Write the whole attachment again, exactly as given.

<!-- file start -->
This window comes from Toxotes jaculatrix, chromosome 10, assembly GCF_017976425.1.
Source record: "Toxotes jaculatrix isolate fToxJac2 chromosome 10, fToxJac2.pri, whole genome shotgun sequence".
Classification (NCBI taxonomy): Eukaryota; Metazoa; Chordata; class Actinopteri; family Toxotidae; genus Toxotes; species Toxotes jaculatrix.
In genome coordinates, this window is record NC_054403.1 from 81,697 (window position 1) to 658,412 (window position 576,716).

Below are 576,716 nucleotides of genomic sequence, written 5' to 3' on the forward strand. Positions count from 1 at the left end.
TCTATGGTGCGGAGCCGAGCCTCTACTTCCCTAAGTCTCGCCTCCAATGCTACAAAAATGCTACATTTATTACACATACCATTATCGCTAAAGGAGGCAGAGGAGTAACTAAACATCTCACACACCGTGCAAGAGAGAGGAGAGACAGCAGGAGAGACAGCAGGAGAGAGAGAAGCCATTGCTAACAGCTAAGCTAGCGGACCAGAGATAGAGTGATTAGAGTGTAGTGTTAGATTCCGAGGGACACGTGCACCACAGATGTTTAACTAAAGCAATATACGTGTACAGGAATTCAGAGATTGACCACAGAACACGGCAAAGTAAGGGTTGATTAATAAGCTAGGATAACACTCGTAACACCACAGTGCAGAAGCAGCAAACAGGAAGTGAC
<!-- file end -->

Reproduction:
This window comes from Toxotes jaculatrix, chromosome 10, assembly GCF_017976425.1.
Source record: "Toxotes jaculatrix isolate fToxJac2 chromosome 10, fToxJac2.pri, whole genome shotgun sequence".
Classification (NCBI taxonomy): Eukaryota; Metazoa; Chordata; class Actinopteri; family Toxotidae; genus Toxotes; species Toxotes jaculatrix.
In genome coordinates, this window is record NC_054403.1 from 81,697 (window position 1) to 658,412 (window position 576,716).

Below are 576,716 nucleotides of genomic sequence, written 5' to 3' on the forward strand. Positions count from 1 at the left end.
TCTATGGTGCGGAGCCGAGCCTCTACTTCCCTAAGTCTCGCCTCCAATGCTACAAAAATGCTACATTTATTACACATACCATTATCGCTAAAGGAGGCAGAGGAGTAACTAAACATCTCACACACCGTGCAAGAGAGAGGAGAGACAGCAGGAGAGACAGCAGGAGAGAGAGAAGCCATTGCTAACAGCTAAGCTAGCGGACCAGAGATAGAGTGATTAGAGTGTAGTGTTAGATTCCGAGGGACACGTGCACCACAGATGTTTAACTAAAGCAATATACGTGTACAGGAATTCAGAGATTGACCACAGAACACGGCAAAGTAAGGGTTGATTAATAAGCTAGGATAACACTCGTAACACCACAGTGCAGAAGCAGCAAACAGGAAGTGAC